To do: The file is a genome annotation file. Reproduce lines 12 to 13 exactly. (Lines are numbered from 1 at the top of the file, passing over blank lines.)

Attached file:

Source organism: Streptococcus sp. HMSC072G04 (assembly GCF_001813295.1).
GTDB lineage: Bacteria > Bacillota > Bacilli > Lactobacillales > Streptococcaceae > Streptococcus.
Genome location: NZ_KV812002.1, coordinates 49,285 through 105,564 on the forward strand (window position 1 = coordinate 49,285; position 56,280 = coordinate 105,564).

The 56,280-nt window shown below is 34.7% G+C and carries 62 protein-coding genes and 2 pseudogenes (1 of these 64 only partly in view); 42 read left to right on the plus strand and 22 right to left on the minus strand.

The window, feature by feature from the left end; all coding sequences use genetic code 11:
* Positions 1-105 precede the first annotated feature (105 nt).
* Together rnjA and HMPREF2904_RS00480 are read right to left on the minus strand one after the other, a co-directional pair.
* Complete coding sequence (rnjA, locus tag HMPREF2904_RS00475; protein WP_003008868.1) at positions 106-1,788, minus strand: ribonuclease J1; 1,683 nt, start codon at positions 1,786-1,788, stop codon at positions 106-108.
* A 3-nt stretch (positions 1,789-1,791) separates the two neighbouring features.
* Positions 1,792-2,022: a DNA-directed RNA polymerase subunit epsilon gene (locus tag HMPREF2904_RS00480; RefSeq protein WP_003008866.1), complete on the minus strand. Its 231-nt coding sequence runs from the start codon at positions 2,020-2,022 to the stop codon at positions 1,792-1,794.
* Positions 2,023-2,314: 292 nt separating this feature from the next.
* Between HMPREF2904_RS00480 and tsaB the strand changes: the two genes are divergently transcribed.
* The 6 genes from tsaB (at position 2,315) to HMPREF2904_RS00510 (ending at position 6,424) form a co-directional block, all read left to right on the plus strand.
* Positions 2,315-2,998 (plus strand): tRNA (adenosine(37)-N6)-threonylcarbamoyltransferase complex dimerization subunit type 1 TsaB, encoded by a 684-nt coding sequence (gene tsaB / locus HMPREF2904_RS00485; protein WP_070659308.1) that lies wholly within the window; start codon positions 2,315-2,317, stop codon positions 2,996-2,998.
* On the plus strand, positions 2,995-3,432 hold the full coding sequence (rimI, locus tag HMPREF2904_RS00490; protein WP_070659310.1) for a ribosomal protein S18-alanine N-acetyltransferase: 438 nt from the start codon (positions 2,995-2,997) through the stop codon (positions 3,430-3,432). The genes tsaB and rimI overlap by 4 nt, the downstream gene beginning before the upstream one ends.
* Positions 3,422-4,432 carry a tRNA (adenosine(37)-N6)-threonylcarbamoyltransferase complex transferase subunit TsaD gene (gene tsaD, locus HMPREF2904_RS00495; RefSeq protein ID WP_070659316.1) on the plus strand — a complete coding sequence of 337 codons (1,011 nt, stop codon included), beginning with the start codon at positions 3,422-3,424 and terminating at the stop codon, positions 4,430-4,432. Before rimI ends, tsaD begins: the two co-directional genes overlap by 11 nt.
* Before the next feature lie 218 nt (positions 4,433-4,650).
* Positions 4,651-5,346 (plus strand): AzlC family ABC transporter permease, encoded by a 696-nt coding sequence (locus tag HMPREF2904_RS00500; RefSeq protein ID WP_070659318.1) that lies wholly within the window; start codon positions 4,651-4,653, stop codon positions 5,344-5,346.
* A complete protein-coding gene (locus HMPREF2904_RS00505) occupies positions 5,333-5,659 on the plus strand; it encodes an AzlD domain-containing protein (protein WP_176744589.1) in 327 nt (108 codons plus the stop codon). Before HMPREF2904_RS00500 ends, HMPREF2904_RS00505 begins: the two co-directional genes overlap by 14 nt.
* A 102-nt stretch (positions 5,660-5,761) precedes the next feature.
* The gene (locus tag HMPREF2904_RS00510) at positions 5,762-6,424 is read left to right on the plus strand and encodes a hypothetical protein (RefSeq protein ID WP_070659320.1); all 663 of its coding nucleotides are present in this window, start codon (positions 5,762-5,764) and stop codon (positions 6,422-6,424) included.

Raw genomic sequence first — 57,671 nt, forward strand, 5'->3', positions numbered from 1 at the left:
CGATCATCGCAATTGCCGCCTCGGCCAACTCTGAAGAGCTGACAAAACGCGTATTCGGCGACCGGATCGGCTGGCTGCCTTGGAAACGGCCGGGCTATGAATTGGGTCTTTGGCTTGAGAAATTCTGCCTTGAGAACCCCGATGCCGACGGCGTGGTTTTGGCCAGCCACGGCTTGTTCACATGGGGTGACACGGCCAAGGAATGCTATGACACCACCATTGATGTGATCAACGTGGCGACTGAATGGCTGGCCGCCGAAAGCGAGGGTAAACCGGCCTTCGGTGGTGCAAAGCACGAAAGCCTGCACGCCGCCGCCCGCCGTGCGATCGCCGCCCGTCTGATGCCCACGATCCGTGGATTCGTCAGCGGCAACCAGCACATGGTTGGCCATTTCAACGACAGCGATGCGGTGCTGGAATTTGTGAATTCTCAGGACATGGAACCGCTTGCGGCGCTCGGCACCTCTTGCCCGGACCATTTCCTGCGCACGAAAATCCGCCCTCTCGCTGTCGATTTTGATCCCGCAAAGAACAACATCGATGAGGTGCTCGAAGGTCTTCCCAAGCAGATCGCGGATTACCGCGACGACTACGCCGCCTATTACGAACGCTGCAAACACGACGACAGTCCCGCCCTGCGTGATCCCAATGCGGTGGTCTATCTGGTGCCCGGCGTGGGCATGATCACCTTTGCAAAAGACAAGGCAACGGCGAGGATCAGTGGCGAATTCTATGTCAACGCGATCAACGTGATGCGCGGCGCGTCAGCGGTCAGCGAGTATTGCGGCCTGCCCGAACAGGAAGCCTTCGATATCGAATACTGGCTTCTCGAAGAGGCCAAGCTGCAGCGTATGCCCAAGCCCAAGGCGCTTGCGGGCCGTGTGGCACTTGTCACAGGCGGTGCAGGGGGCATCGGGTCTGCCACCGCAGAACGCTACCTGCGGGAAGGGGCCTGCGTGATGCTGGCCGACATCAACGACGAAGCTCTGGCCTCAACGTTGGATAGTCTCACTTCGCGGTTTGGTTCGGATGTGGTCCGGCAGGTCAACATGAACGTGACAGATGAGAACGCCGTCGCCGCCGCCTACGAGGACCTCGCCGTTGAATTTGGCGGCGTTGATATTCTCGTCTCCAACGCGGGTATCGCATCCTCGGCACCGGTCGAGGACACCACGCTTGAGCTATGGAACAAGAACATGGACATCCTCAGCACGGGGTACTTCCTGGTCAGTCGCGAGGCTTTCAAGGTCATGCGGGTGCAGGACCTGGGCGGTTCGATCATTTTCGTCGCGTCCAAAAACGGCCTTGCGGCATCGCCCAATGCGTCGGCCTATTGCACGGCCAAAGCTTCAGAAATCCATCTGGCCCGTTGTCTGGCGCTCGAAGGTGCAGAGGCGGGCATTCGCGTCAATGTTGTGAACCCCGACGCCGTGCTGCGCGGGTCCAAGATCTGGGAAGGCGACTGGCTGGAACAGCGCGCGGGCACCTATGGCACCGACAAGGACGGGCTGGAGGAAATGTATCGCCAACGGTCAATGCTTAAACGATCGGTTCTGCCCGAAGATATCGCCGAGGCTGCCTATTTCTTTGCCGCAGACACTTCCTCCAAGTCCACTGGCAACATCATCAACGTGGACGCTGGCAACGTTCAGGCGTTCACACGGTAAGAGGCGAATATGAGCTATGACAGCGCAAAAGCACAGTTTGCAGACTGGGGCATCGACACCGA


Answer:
* Between HMPREF2904_RS00480 and tsaB the strand changes: the two genes are divergently transcribed.
* The 6 genes from tsaB (at position 2,315) to HMPREF2904_RS00510 (ending at position 6,424) form a co-directional block, all read left to right on the plus strand.